The Pantera Place
"Your de Tomaso Connection"
The Pantera 351 Cleveland Engine
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Mike Dailey's Pantera engine with an aluminum 4V Edelbrock Performer Intake manifold and Holley 600 carburetor with vacuum secondary and electric choke. This is a common carburetor setup for street driving. With this configuration the Hall Pantera air cleaner fits under the stock engine screen. Note the small secondary throttle return spring for safety.
Dan Jones' Pantera engine with an aluminum 2V Weiand 7516 Xcelerator Intake manifold and Holley 735 carburetor. With this configuration the air cleaner fits under the stock engine screen. The engine uses 2V Australian heads.
351 Intake Manifolds, by Dan Jones
A Ford Motorsport M9424 A331 high port aluminum Intake manifold by Jack Roush Engineering.
Australian, Terry Parker's new spider type 351C intake manifold and port stuffers. Available for 2V or 4V heads. Terry Parker USA Performance Imports P/L 29 Hoffmann Street Maryborough, Qld 4650 AUSTRALIA Ph/Fax +01161 741221636 Terry Parker firstname.lastname@example.org These images were sent in by Dan Jones.
An M-9424-C351 SVO intake manifold for mounting high port heads on a 9.5" (Windsor or SVO) deck block. This intake is designed for short track racing. One interesting feature of this intake is that it can be easily converted for use on a 9.2" block. In fact, itís the same casting as the M-9424-D351 intake. The only difference between a C351 and a D351 is the amount the sides are milled. If you look closely at the bottom of the intake, youíll see dual end seal ribs, allowing the intake to seal either a Windsor or a Cleveland block. For Cleveland use, you ignore the water neck or use the SVO M-8952-A351 coolant crossover.
A high port SVO intake manifold that has been modified to fit a 400 block equipped with SVO C302B high port heads. Originally raced on a circle track car, this intake will be cleaned, welded, shot-peened to improve the cosmetics.
The 400 FMX block is a special version of the standard Ford 400 block. What makes it different is that most 400ís have the standard Ford big block (370/429/460) bellhousing bolt pattern and a unique motor mount pattern. However, in 1973 only, Ford produced a special version of the 400 with a small block bellhousing bolt pattern and dual motor mounts. This allows it to bolt up to a Panteraís ZF bell-housing. BTW, the 400 is a taller deck (10.296" versus 9.2") cousin to the 351C with larger main journals.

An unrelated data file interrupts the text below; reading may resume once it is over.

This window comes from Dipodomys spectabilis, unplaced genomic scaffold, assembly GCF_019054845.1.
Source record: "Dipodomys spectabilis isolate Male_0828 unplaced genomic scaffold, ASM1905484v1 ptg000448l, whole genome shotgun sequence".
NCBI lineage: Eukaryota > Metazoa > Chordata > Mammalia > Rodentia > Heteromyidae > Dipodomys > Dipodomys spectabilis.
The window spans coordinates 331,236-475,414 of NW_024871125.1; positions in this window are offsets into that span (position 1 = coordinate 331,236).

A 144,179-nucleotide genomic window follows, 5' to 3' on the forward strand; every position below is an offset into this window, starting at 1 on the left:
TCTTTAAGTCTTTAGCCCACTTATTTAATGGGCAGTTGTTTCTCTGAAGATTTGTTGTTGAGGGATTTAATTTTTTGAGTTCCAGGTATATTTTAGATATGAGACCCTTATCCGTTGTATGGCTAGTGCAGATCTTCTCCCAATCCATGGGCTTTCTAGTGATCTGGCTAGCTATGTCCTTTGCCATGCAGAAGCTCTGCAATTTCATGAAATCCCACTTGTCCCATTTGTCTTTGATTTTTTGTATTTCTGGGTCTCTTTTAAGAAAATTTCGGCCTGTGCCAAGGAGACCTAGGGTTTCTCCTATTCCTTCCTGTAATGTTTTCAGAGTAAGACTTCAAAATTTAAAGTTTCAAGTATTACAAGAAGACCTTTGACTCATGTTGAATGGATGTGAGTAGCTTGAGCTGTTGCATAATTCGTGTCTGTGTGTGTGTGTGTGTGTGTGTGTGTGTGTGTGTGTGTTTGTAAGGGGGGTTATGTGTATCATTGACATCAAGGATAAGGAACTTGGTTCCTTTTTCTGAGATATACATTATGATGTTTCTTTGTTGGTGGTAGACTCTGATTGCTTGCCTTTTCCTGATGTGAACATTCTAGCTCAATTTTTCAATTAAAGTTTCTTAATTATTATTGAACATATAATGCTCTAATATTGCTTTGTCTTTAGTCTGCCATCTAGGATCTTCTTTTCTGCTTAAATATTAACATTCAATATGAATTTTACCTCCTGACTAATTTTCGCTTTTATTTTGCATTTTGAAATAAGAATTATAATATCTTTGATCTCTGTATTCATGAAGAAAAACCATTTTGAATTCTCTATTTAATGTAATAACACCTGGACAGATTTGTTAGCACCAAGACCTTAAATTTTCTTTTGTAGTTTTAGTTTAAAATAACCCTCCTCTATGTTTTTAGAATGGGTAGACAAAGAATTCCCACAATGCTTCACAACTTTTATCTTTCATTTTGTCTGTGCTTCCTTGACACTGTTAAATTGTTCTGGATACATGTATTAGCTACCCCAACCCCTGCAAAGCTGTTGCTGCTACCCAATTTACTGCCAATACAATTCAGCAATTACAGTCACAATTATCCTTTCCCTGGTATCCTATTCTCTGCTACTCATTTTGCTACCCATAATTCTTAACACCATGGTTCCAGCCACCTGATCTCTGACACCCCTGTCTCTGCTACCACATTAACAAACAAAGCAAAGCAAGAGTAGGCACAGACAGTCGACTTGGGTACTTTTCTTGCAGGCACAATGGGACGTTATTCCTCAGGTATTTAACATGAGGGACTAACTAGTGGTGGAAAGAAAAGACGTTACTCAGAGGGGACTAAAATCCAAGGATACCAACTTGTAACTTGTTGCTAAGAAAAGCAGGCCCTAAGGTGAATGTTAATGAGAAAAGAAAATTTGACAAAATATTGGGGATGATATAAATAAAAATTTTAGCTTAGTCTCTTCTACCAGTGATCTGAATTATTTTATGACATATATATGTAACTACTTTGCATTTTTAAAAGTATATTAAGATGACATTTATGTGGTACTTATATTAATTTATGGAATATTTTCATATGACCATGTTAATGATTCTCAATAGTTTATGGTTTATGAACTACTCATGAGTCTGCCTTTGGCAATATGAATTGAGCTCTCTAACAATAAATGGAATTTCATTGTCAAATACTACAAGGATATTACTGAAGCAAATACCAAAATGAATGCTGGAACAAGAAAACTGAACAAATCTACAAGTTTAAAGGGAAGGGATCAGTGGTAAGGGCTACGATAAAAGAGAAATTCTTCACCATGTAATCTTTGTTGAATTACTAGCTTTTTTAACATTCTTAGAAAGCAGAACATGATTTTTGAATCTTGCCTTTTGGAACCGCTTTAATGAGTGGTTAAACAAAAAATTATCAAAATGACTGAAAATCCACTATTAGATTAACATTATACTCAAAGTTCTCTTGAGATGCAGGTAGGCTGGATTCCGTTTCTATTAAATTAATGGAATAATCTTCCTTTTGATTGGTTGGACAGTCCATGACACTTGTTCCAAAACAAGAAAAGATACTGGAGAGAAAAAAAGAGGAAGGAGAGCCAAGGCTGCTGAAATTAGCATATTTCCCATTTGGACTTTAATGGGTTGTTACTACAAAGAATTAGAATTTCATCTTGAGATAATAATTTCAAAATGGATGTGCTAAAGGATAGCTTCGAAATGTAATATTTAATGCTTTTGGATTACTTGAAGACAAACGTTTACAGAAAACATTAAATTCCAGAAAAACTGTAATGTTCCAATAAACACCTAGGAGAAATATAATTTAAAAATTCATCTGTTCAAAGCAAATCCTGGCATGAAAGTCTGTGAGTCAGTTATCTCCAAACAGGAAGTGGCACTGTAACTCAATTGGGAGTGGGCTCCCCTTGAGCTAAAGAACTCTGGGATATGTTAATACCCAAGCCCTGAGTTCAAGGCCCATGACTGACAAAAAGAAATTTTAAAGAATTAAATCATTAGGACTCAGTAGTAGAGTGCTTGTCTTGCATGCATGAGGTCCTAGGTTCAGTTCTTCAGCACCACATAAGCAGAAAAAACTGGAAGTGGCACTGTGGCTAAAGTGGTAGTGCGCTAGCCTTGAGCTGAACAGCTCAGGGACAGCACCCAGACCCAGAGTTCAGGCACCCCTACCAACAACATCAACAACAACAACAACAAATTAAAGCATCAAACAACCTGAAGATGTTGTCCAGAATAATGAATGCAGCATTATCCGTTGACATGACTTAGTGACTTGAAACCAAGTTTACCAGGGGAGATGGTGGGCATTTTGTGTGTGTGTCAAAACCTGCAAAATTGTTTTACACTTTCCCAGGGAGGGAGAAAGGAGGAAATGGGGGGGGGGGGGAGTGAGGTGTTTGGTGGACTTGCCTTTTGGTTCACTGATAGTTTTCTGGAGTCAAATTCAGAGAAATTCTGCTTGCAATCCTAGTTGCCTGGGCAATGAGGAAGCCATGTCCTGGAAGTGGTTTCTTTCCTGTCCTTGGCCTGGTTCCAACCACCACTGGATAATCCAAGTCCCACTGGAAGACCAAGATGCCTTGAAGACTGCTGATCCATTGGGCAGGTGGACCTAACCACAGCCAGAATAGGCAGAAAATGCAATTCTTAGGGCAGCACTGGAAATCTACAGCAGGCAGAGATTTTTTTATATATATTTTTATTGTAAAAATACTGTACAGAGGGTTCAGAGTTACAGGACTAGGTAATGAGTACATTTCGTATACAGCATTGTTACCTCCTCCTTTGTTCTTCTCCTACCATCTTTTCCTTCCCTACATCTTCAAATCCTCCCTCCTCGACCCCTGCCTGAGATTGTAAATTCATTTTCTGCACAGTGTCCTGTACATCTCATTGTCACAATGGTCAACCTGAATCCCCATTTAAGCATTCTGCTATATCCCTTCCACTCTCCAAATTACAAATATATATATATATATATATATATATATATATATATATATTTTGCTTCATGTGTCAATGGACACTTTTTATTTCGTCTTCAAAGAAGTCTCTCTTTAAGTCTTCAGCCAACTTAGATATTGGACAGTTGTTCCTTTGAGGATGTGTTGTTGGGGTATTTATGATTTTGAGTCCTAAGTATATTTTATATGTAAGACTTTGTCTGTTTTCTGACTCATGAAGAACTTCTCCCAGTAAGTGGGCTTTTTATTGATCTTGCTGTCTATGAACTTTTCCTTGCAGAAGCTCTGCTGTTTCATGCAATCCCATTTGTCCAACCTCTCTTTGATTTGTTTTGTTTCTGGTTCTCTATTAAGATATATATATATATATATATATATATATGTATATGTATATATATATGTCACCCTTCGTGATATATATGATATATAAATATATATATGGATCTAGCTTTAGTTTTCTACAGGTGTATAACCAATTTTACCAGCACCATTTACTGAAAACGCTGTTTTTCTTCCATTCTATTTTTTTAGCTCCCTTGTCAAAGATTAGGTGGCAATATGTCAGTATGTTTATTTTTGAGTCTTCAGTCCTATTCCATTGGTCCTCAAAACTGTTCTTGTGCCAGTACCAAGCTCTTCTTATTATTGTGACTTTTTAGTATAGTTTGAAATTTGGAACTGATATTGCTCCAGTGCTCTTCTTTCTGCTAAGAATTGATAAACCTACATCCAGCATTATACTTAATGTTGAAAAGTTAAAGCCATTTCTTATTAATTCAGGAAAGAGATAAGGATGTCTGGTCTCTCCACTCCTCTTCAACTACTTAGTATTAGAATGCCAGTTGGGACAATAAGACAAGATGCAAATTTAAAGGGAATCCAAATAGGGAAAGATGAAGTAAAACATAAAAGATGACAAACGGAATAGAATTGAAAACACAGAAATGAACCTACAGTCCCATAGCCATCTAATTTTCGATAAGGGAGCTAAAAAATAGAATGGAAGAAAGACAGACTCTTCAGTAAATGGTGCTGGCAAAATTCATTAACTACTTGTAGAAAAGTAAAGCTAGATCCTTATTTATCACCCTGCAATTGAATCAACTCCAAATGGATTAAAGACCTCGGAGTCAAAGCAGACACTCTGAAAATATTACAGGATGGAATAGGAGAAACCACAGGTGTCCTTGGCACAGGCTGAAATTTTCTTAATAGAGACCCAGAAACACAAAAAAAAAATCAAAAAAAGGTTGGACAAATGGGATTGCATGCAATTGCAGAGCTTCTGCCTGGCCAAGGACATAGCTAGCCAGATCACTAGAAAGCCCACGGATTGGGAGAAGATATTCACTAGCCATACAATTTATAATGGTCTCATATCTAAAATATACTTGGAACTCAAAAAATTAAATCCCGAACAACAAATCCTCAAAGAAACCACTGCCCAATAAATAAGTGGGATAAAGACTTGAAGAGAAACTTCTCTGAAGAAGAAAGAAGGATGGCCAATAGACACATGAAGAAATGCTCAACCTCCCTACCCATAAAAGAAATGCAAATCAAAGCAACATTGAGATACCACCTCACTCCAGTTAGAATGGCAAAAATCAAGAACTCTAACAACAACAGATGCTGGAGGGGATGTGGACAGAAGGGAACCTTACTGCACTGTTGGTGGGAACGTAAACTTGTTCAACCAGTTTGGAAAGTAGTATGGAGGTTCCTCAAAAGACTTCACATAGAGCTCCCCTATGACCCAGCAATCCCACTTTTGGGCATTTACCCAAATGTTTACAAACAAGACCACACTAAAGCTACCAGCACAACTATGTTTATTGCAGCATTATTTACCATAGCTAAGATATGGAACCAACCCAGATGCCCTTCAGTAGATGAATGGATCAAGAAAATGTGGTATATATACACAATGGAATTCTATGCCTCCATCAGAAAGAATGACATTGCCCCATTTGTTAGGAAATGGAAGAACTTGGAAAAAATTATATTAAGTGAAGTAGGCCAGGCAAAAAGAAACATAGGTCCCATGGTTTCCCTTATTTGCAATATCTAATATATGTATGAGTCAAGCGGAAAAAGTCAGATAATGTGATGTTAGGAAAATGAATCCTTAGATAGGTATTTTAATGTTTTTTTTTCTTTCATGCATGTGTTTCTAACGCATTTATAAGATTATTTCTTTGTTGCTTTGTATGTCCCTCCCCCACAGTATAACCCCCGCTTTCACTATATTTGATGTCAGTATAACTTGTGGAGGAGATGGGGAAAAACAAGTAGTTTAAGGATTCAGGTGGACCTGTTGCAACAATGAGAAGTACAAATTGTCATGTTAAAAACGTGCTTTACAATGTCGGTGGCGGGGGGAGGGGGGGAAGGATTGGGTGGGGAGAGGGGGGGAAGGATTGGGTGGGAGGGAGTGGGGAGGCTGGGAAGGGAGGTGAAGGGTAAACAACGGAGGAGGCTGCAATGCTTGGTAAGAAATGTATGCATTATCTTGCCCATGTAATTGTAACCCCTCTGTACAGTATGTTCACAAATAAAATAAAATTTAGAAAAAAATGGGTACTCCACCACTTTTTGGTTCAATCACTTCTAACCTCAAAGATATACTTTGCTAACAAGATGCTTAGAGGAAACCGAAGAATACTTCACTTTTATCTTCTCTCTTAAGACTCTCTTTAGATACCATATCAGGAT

A Holley Strip Dominator 351C-4V intake manifold. Itís a single plane, air-gap, open plenum, high rise design with no provisions for carb heat. Among the Pantera crowd, the Strip Dominator has the reputation of being the best horsepower intake. It may give up some low end to the Blue Thunder but itís still smooth and tractable. With itís tarantula layout, itís also one the best looking intakes for the 351C-4V. Unfortunately, the Strip Dominator is currently out of production, though there are rumors Holley or a third party may revive it. One unique feature of the Holley Cleveland intakes, both Street and Strip Dominators, are their trapezoidal carb opening. These are the only aftermarket intakes that will directly mount a Motorcraft 4300D spreadbore carb. The 4300D was original equipment on many (most) 4V Clevelands.
A very rare Cleveland intake is this Bud Moore "Box", with removable top. A variety of tops have been made, allowing any type of carb (standard Holley, Dominator Holley, 3x2 barrel, Autolite Inline 4 barrel, etc.) to be mounted. Pictured with single Holley 4150/4160 4 barrel top and Dominator top. This was the preferred intake for NASCAR and Trans Am use in the 1970ís. Itís difficult to tell from the photo but the flow makes a right angle turn, across the shelf, over to the adjacent side wall where the runner begins. Then it goes back across the manifold to the opposite side port. In effect, the Box is a tunnel ram, packaged neatly under a stock hood (and within NASCAR rules).
Two Edelbrock intakes for SVO high port heads on a 9.2" deck block. The tall one on the left is a prototype version of the Edelbrock Victor 351-AH II (p/n 2990). The standard AH-II comes with a cast-in waterneck and two tall bosses for throttle linkage. The one pictured here has had both removed. It has also been ported, modified with a dry sump fitting, and had the end seal rails milled down. Apparently, this was an Edelbrock prototype as the word "special" is cast into the bottom of the valley cover.
On the right is an A331, this time by Edelbrock. Roush also produced an A331, though it is an entirely different intake. Like the Roush A331, the Edelbrock A331 carries the M-9424-A331 Ford Motorsport part number and the Ford Motorsport logo. It also carries the Edelbrock Torker part number and is essentially an Edelbrock Torker cast with smaller runners (4V width with raised floor) to match the high port A3 heads. The Edelbrock A331 is the lowest of all the high port intakes.
The Edelbrock F-351 2V (left) and Blue Thunder (right) intake manifolds. Note the difference in port size. The large port Blue Thunder intake is designed for 4V heads and the Edelbrock F-351 2V is designed for the smaller port 2V heads. Also note the difference in sheen. The F-351 has been bead blasted to a shiney silver while the Blue Thunder has been coated a dull gray.
The Blue Thunder a high rise, dual plane, design with provisions for carb heat. A close second to the Strip Dominator in top end power, the Blue Thunder has better low and mid-range power. Currently, the best all-around performance intake available for the 351C-4V. Itís about as tall as the Strip Dominator.